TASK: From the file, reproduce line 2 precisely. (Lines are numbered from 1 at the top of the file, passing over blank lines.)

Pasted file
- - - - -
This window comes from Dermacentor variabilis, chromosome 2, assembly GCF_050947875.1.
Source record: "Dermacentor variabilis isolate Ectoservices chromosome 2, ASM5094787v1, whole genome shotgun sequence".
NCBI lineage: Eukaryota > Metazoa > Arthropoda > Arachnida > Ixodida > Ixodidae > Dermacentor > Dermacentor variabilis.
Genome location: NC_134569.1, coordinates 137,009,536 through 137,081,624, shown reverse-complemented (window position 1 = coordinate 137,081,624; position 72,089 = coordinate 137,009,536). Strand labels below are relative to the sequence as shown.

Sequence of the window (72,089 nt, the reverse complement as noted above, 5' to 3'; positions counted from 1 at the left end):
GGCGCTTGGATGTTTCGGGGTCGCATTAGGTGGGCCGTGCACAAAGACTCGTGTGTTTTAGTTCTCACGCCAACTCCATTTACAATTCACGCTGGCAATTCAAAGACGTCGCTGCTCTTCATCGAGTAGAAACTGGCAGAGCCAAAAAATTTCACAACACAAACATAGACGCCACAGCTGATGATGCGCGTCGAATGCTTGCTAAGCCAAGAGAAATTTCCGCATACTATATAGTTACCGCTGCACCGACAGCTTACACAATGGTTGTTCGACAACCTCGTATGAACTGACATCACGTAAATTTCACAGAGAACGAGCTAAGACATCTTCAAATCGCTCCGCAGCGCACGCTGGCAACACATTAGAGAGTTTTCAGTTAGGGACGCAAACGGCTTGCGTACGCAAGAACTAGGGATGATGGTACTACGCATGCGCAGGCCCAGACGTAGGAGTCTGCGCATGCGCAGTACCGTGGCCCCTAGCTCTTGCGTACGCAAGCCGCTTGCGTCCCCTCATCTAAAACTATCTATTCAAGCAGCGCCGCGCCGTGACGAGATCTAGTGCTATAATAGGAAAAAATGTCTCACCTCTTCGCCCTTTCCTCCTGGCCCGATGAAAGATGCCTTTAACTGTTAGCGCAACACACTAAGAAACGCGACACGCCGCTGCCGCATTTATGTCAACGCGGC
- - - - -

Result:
Source record: "Dermacentor variabilis isolate Ectoservices chromosome 2, ASM5094787v1, whole genome shotgun sequence".